Fear is in the very nature of human beings and it is very well understood by all these big brands and companies who want to earn huge profits just by playing with our emotions, then Developing and tweaking their products just at the right-time and with the right message on top of it (Lindstrom, 2011). Some of the pharmaceutical companies induce fear from diseases which we never knew even existed, not only that, relatively simple viruses and conditions can be exaggerated to sell their products, which could have been rectified using natural care and good habits, like good hygiene and healthy eating habits, but they want to sell products for every condition we can imagine (Lindstrom, 2011).
Although fear appeal is common at almost every part of the industry, in particularly the healthcare industry is driven by that more lucratively, how much you will be affected by the tactic is somewhat dependent on your cultural and racial background as well (Terblanche & Terblanche, 2011). Although fear appeal is much more effective tool for marketers, but sometimes it can be put into good use, for instance by using the appropriate fear appeal for targeted audience, it shows promising signs of reducing the spread of HIV/AIDS infections in some parts of the world (Terblanche & Terblanche, 2011).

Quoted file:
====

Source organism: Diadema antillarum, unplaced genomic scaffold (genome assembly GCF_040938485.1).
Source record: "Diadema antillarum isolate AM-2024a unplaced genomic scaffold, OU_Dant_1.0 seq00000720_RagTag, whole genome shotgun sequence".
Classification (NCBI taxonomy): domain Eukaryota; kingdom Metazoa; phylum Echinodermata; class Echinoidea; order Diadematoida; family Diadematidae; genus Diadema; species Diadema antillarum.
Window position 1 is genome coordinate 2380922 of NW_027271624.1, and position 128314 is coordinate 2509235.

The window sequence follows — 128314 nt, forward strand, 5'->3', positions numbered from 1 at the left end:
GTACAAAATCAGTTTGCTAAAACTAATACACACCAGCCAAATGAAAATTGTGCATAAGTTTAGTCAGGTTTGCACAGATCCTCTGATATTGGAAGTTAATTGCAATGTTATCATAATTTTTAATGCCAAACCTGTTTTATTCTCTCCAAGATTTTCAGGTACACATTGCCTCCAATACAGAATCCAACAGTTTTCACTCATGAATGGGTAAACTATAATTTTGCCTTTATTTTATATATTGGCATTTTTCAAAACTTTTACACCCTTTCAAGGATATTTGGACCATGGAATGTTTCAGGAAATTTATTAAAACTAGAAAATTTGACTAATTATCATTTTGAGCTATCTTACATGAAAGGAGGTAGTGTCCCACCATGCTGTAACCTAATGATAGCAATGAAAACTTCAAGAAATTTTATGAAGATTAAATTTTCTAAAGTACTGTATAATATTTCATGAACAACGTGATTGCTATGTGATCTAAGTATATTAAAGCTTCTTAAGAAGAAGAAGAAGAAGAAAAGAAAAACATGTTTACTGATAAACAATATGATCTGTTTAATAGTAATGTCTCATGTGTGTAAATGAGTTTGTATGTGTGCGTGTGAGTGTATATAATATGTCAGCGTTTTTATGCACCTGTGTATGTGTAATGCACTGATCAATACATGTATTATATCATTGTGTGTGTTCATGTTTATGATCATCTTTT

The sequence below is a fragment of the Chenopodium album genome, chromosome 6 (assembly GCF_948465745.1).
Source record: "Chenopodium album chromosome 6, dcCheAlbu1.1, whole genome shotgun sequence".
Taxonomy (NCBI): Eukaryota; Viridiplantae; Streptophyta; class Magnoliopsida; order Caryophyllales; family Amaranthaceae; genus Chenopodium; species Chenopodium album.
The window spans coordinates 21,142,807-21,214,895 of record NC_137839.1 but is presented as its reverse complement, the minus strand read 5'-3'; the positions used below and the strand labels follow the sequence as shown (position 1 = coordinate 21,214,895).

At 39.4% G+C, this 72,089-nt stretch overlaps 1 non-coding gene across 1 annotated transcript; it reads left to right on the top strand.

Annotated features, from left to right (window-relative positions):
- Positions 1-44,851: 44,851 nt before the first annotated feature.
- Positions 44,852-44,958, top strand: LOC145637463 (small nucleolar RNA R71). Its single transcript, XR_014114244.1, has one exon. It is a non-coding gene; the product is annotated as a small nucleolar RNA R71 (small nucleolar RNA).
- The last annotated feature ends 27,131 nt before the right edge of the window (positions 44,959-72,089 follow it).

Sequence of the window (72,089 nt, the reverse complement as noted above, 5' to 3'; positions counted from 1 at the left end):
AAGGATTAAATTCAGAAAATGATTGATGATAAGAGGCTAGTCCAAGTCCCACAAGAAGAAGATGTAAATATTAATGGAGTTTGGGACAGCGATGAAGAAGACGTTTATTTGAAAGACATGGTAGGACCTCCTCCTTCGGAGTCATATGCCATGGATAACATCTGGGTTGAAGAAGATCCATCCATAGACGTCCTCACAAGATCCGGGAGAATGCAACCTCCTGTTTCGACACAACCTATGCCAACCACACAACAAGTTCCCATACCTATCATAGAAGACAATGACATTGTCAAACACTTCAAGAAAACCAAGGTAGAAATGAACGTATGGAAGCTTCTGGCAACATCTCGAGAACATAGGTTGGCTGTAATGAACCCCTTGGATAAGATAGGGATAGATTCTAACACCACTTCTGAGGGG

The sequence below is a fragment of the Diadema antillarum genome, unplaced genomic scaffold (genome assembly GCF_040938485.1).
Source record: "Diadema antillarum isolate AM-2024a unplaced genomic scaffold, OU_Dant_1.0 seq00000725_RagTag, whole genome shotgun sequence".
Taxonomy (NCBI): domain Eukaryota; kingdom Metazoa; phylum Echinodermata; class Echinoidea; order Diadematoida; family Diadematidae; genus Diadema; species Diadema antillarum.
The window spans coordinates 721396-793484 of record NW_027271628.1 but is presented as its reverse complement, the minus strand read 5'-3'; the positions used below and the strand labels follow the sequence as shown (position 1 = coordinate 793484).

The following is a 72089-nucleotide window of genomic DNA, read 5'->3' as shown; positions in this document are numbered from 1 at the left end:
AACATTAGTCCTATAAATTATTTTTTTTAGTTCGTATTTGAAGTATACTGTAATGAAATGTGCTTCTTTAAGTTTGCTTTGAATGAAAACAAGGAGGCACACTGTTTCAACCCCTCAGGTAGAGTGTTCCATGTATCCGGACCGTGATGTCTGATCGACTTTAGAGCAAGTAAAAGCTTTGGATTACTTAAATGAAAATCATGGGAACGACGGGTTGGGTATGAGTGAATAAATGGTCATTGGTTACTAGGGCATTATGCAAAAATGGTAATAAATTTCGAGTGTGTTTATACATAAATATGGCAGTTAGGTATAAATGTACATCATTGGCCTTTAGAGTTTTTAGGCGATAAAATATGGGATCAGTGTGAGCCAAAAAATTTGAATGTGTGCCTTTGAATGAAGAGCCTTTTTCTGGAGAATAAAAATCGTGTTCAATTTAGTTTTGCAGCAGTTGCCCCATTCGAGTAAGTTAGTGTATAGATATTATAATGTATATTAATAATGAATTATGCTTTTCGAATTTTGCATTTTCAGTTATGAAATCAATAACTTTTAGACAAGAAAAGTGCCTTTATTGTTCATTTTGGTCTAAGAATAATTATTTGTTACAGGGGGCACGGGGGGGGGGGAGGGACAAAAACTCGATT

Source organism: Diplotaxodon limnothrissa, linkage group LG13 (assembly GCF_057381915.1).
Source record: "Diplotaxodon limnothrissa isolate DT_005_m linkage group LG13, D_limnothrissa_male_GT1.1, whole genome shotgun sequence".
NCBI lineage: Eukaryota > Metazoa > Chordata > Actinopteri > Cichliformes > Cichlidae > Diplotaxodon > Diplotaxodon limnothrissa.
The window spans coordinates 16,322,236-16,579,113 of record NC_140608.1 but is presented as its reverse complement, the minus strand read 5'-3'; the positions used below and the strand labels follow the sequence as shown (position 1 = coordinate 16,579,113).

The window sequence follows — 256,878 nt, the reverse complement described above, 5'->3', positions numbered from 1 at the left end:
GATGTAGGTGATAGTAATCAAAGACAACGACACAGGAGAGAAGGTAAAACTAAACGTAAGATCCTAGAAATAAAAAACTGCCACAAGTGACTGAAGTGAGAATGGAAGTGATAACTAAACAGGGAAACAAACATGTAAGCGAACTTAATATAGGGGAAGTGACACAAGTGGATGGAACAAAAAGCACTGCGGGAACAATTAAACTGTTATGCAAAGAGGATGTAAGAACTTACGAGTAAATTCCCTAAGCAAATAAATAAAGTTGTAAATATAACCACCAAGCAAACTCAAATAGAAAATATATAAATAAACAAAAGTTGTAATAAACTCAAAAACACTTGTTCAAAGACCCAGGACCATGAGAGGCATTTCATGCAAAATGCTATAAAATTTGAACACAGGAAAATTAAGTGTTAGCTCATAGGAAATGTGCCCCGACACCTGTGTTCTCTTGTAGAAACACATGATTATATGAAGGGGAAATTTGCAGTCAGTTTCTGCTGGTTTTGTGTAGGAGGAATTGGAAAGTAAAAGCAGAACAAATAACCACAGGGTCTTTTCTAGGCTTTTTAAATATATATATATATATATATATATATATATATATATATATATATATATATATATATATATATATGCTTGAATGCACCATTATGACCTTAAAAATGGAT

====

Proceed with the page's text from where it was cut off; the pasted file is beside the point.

Scare the Elderly without Exception
One similar research even encouraged the use of fear appeal on the elderly American population from baby boomers generation; they suggest that if the advertisement is carefully crafted then despite the ethical issues of scaring grandpa, it is beneficial and quite energizing for grandpa and granny (Benet, Pitts, & LaTour, 1993). It further suggests that it’s a win-win situation both for marketers and elderly people, the study concluded that these elderly people are not so much different than their younger counter parts in coping up with the fear, then buying their products (Benet, Pitts, & LaTour, 1993). Although they do realize that it can be potentially traumatic and